How-To Make Your Travel Photos Less Boring
I’ll be honest, on my recent trip to Rome I took all of the tourist-y photos. The Colosseum. The Pantheon. St. Peter’s Basilica. Each of these buildings is wondrous, don’t get me wrong, but every person who has ever traveled to Rome has the exact same pictures! The truth is, these ancient buildings only make up a small portion of what Rome really is as a city. So, I challenged myself to take some less traditional photos as examples to bring back to you, my lovely readers.
Next time you travel, grab your camera bag, put your walking shoes on, and consider these tips for making your travel photos less boring and more memorable.
1. Find Love.
Each culture has unique ways of representing love and its remnants are often left for you to find. Above are “locks of love” on a bridge crossing the Tiber River. Lovebirds write their names on padlocks, hook them to the bridge, and then throw the key into the Tiber River to seal their love. (If you’re interested in where this tradition first started, check out Europe Upcloses’s blog post).
2. Use The Sun
Lighting can change a photo’s composition or mood and take your standard travel shot from “nice” to “sweet.” This photo was taken inside the Roman Pantheon looking up at the ceiling. If you look closely in the dark shadows, you can see the rest of the squares like the ones highlighted in the circle of light. I find it more fun to imagine what the entire ceiling must look like given what’s illuminated in the photo.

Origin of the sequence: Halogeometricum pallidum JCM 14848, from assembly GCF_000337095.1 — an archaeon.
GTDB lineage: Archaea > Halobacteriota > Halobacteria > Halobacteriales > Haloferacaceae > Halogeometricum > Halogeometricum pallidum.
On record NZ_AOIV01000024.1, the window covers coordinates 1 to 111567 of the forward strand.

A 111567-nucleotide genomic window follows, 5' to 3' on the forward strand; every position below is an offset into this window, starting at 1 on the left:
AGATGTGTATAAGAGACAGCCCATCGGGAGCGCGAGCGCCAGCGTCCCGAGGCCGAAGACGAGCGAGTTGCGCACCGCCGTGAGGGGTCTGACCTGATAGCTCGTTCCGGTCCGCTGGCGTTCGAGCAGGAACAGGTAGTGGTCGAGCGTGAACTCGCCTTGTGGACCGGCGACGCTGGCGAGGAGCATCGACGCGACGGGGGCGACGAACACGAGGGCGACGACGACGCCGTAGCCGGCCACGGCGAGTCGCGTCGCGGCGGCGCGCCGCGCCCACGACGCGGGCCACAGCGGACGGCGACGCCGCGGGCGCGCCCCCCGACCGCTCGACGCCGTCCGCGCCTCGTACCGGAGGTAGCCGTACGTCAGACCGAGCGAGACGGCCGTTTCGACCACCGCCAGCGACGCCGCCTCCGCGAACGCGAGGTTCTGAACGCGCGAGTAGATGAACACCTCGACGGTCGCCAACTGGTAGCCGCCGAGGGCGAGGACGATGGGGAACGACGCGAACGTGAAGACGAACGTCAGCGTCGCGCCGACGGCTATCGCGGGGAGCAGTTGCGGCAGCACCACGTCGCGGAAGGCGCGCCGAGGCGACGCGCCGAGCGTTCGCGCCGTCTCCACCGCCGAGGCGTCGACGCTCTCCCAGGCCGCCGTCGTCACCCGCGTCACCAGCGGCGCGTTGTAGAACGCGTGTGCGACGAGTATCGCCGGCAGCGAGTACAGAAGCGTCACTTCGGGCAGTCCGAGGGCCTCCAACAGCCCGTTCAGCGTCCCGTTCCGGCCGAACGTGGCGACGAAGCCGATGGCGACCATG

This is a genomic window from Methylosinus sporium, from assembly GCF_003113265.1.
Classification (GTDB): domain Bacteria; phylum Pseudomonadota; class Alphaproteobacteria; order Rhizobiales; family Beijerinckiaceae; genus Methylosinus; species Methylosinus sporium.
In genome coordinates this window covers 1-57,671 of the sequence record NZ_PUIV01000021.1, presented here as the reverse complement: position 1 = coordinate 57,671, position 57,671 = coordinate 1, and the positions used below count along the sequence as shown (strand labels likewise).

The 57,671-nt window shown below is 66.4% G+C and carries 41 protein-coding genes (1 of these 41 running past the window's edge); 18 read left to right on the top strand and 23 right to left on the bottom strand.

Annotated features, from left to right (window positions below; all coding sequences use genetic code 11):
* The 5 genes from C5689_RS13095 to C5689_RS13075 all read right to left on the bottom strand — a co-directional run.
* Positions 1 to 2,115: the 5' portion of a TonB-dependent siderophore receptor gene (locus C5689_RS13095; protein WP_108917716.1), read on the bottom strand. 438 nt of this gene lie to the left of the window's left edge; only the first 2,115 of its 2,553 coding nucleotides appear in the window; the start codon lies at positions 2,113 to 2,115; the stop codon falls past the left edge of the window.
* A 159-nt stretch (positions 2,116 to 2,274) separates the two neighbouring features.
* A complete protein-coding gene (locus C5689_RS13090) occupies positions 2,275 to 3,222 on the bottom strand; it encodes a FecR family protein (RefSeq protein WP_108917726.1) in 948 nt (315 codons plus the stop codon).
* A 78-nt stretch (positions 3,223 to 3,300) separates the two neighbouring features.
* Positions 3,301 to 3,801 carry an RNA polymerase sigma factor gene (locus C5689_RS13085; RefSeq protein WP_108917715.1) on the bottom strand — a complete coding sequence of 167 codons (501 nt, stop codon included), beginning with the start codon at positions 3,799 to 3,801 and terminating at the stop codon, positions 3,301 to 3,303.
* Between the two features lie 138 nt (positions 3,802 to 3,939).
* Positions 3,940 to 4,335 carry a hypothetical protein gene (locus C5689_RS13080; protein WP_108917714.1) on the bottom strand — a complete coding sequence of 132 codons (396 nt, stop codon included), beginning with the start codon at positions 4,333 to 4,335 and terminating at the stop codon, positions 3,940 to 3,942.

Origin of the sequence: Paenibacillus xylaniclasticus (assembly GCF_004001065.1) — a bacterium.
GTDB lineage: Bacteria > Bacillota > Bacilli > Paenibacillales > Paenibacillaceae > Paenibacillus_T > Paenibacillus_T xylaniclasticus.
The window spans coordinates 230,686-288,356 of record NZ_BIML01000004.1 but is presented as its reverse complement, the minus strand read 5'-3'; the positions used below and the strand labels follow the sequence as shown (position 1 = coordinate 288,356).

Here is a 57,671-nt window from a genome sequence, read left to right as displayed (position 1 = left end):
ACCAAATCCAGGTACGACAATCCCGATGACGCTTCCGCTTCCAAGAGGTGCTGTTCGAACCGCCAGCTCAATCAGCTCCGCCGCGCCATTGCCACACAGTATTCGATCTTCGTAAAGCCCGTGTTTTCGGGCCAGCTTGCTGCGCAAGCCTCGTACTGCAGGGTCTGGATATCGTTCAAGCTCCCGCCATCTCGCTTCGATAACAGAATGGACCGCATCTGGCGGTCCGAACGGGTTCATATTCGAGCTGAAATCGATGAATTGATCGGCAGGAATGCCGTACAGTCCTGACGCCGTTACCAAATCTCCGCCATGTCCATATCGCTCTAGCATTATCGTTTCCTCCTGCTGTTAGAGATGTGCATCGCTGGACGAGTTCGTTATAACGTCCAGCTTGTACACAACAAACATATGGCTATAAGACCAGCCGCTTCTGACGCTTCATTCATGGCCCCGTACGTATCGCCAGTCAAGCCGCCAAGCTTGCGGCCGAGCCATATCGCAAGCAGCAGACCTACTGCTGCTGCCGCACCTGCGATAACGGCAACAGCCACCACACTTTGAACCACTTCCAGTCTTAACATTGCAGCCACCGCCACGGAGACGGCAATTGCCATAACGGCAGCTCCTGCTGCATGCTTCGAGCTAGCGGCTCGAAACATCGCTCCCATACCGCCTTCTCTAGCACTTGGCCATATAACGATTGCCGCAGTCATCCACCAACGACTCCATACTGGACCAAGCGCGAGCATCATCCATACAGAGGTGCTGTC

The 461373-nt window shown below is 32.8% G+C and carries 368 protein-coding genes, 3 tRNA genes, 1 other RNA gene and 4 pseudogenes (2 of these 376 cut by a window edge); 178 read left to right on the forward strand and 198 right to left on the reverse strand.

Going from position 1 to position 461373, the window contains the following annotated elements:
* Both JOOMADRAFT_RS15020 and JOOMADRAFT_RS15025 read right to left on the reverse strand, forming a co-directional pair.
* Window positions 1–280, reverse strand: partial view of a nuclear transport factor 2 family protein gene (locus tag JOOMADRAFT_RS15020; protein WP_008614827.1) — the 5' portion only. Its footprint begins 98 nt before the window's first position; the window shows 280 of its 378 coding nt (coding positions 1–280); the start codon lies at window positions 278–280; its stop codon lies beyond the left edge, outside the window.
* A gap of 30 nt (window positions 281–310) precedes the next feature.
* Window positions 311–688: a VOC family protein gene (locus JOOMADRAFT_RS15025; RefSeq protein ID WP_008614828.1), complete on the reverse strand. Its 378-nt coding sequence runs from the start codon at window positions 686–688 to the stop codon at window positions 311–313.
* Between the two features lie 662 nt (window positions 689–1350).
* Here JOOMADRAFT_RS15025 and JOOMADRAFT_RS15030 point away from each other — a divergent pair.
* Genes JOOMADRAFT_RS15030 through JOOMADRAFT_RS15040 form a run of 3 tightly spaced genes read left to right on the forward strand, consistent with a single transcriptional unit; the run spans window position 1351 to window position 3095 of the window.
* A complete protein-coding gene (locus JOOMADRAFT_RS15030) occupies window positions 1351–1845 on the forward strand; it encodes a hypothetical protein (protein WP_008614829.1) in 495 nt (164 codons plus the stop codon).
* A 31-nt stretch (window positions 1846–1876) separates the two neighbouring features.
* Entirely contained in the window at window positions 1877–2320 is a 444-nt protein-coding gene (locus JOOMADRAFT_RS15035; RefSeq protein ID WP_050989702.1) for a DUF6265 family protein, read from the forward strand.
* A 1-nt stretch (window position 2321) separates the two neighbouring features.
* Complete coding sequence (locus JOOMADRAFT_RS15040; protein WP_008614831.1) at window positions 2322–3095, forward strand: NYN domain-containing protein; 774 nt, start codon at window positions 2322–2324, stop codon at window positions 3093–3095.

Here’s another example using the Colosseum. Instead of capturing the entire arena, I stood about 20 feet from the building and looked up while the sun was directly behind the structure.
3. Find Things That Don’t Belong
We were on the top tier of the Colosseum when My Stronger Half called me over to him. On the outer brick wall, hundreds of people had carved their names into the bricks. While some looked old (possibly ancient?) others stood out glaringly with their “John wuz here in 1995″ or “Suzie + Tom 1975.” While it’s sad that this ancient ruin is in danger of being further damaged, it’s also an interesting juxtaposition of ancient and modern times.
Speaking of graffiti…it’s everywhere in Rome. Instead of the spray painted cover up (like we have here in the states) graffiti is virtually left untouched. We asked our Roman tour guide why the city doesn’t do anything about it. She explained that among the younger European generation, graffiti is seen as an art form. Just as the ancient sculptures and buildings are art, so are these spray painted declarations. Italy has apparently toughened up on graffiti artists, but every corner was covered with images like the above.
4. Look for Cultural Similarities
One of my favorite things to do in foreign countries is to browse through the local supermarket to see what products they carry. I’m always surprised to see which foods are internationally loved. We were walking through Vatican City when we came across this window filled with chocolately hazelnut goodness. Can you spy the odd one out?
How do you capture the essence of a location in your photos? Share below.